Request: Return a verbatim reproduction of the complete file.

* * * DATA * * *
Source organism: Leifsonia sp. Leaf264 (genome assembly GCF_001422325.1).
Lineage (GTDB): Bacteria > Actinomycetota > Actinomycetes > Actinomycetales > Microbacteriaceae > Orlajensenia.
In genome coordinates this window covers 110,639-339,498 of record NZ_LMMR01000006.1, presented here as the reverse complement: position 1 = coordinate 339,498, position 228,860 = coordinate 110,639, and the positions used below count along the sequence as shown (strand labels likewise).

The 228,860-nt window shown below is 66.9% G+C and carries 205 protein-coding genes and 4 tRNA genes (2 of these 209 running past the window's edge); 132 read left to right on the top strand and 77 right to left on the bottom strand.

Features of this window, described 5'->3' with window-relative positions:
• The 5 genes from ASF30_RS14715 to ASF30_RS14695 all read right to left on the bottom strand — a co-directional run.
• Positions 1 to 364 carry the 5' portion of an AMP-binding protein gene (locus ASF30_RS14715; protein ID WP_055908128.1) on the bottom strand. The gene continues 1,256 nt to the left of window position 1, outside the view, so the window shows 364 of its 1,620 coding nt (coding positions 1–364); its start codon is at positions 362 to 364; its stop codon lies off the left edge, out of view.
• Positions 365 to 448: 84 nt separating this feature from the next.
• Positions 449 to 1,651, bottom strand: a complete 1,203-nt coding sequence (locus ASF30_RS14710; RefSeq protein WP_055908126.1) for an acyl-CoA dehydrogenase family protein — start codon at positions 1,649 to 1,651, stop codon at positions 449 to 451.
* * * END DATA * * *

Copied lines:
Source organism: Leifsonia sp. Leaf264 (genome assembly GCF_001422325.1).
Lineage (GTDB): Bacteria > Actinomycetota > Actinomycetes > Actinomycetales > Microbacteriaceae > Orlajensenia.
In genome coordinates this window covers 110,639-339,498 of record NZ_LMMR01000006.1, presented here as the reverse complement: position 1 = coordinate 339,498, position 228,860 = coordinate 110,639, and the positions used below count along the sequence as shown (strand labels likewise).

The 228,860-nt window shown below is 66.9% G+C and carries 205 protein-coding genes and 4 tRNA genes (2 of these 209 running past the window's edge); 132 read left to right on the top strand and 77 right to left on the bottom strand.

Features of this window, described 5'->3' with window-relative positions:
• The 5 genes from ASF30_RS14715 to ASF30_RS14695 all read right to left on the bottom strand — a co-directional run.
• Positions 1 to 364 carry the 5' portion of an AMP-binding protein gene (locus ASF30_RS14715; protein ID WP_055908128.1) on the bottom strand. The gene continues 1,256 nt to the left of window position 1, outside the view, so the window shows 364 of its 1,620 coding nt (coding positions 1–364); its start codon is at positions 362 to 364; its stop codon lies off the left edge, out of view.
• Positions 365 to 448: 84 nt separating this feature from the next.
• Positions 449 to 1,651, bottom strand: a complete 1,203-nt coding sequence (locus ASF30_RS14710; RefSeq protein WP_055908126.1) for an acyl-CoA dehydrogenase family protein — start codon at positions 1,649 to 1,651, stop codon at positions 449 to 451.